What Are the Best Tips for Electro-Mechanical Assembly?

Amy Rodriguez

Some of the best tips for electro-mechanical assembly include proper employee distribution across a production floor, multiple quality testing areas, and worker motivation. Safety should be a key concern as well; all workers should be properly grounded to prevent accidental electrocutions during manufacturing processes. Production machinery should also be positioned strategically so that employee efficiency remains high.

Various testing points should be placed along the assembly line, rather than only testing the final product.
Various testing points should be placed along the assembly line, rather than only testing the final product.

Electro-mechanical assembly production combines mechanized parts with electricity; this mixture creates a practical product, such as an electric fan. Manufacturing supervisors must observe and orient their workers in an effective layout across the assembly line work area, based on the item being created. One strategy is placing slower assembly workers at the beginning and end of a production line; the faster workers remain in the line's middle section to make up the lost time.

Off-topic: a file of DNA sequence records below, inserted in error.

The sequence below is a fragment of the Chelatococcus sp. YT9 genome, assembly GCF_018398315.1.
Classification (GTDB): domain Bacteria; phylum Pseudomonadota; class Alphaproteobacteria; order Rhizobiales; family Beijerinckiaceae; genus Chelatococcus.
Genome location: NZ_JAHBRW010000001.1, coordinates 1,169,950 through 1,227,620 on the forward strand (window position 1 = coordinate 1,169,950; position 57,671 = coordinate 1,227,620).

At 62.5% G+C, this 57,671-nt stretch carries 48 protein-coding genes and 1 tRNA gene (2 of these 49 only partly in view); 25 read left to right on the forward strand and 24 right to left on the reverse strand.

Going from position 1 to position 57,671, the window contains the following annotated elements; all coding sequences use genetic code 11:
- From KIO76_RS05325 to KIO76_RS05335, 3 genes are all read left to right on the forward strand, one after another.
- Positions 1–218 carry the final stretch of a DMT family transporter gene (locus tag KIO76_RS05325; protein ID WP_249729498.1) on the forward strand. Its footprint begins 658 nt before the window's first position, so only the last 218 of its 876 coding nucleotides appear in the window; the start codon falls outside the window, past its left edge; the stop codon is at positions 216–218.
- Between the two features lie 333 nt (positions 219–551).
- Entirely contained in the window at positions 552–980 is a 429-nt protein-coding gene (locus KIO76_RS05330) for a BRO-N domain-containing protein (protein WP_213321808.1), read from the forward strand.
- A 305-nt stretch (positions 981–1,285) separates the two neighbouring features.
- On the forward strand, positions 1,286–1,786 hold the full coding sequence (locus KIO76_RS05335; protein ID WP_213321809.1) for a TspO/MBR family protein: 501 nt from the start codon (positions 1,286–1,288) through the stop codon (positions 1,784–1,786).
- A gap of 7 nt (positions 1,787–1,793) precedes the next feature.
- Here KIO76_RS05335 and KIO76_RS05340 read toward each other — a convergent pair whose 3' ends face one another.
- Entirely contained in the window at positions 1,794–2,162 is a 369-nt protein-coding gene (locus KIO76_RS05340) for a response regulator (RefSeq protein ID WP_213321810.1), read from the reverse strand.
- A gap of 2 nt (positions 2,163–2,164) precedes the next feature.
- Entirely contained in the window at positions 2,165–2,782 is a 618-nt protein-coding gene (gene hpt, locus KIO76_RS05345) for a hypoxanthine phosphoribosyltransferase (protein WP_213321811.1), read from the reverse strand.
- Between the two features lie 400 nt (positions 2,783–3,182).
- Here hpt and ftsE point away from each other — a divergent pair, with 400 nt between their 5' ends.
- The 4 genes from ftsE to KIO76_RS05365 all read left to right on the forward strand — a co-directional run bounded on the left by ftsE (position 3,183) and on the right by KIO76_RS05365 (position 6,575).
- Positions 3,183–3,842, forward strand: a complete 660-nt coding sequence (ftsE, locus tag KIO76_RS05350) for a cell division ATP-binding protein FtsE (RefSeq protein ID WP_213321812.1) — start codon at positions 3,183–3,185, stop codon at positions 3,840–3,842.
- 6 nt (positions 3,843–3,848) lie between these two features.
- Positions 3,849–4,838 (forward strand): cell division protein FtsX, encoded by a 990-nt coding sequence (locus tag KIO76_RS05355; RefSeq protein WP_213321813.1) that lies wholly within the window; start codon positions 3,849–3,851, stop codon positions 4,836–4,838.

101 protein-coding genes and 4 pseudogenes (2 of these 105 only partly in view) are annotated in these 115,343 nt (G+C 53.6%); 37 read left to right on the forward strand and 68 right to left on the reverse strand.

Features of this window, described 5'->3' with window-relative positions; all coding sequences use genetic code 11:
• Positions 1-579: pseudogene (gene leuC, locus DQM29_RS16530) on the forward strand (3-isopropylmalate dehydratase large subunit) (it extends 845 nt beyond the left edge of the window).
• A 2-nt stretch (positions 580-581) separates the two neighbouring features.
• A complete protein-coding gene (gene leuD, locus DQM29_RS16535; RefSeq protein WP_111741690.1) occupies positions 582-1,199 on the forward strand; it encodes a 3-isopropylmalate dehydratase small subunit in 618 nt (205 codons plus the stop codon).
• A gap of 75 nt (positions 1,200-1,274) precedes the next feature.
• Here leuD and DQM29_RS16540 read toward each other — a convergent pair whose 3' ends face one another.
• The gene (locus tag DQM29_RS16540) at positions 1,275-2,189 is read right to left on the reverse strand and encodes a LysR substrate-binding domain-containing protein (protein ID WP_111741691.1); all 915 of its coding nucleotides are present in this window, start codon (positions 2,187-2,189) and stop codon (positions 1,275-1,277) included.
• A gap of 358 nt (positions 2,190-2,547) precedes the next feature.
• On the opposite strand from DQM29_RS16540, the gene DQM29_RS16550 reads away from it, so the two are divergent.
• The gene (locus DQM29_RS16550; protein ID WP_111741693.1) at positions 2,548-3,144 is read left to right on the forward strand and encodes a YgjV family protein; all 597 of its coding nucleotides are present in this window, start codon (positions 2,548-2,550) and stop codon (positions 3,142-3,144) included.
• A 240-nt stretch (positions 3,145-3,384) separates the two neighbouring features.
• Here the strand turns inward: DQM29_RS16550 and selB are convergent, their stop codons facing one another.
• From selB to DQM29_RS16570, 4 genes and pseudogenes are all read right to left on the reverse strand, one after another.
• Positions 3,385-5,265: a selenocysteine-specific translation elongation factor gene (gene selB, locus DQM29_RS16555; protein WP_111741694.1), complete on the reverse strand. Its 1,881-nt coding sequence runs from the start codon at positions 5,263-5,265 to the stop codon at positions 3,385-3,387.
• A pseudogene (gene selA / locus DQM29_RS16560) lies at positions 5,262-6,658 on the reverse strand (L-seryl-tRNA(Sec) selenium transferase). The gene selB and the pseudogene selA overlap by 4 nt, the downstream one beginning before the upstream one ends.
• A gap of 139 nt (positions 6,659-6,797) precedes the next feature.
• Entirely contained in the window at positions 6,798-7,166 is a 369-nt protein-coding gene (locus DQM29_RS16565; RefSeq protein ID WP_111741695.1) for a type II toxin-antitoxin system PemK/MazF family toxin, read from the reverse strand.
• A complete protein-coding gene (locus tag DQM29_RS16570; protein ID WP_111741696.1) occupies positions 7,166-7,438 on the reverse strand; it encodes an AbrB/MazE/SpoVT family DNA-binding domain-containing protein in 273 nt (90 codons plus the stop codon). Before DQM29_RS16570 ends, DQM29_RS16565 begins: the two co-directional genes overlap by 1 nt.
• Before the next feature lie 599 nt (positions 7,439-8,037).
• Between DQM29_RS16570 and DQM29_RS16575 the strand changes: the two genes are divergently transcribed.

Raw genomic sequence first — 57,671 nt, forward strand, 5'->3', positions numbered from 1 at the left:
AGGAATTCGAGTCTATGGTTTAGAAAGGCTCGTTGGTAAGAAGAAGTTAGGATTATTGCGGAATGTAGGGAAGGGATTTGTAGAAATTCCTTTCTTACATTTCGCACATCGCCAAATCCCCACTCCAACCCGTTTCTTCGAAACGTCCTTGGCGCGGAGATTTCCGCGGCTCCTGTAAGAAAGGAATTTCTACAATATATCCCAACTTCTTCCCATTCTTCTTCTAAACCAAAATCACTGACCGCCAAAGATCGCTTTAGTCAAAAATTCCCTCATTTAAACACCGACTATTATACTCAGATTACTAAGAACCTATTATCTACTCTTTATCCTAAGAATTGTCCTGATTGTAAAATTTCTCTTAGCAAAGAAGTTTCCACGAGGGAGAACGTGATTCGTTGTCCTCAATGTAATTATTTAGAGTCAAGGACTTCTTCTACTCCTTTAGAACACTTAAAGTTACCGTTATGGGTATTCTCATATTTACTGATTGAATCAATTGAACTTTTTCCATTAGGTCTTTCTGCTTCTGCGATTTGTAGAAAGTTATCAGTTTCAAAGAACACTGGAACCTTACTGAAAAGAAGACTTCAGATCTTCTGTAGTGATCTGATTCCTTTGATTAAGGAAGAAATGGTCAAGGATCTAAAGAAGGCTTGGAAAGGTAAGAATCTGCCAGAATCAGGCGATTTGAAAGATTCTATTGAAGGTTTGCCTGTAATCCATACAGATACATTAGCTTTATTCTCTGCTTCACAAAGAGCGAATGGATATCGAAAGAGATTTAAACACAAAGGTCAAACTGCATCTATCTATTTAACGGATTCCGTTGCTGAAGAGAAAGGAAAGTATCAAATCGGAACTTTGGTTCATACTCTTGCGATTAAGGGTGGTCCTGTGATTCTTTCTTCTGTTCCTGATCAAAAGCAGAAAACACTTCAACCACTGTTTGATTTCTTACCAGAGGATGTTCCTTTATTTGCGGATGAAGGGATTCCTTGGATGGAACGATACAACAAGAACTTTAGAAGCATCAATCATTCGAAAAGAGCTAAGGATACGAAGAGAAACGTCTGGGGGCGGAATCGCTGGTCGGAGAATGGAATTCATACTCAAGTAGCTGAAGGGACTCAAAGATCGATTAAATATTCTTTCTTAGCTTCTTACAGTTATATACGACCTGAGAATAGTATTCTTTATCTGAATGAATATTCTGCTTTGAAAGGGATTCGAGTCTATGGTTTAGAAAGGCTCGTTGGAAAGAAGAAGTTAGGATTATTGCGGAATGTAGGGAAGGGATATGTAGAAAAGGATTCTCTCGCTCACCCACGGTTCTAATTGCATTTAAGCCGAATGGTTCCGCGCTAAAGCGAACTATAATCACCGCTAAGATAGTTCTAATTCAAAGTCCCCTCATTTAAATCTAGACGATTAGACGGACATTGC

Another layout strategy involves locating and removing production bottlenecks; supervisors should observe areas of the line that require more manufacturing time, like aligning an electric fan's internal gears. As a result, more employees should be placed at the slower area to expedite part assembly. This strategy can decrease electro-mechanical assembly times substantially.

Combining electrical circuits with moving parts requires constant testing to ensure that the item is functioning correctly; however, a production line should not just test the product at the final end of the assembly process. Various testing points should be placed along the assembly line. Continuous testing allows workers to pinpoint defects or other problems before the item reaches the final assembly stages. Detecting problems early can save on costly product rebuilds for the business.

Although many production lines use automated robotics for a large portion of the assembly process, employee motivation should still be considered. Workers must be treated fairly and with respect, especially if a machine breaks down under their care; in this case, supervisors should work calmly with employees to find a solution to the breakdown. Poor treatment of workers can cause them to neglect their duties, which in turn can lead to lower production rates.

All areas of the electro-mechanical assembly line should be grounded. Static electricity can easily build up across a production floor, and workers can accidentally cause a power surge to an electro-mechanical assembly if they touch the product with static buildup. Grounding mats should be strategically placed along the main production walkways and workers should be physically attached to the mat with wrist or ankle straps.

Production machines need to be positioned at a safe distance from one another, but not so far away that it causes a lot of worker movement between stations. Long walks between each production step cuts into worker efficiency. As a result, the business may lose money from wasted transport time between production areas.

Readers Also Love

Discuss this Article

Post your comments
Forgot password?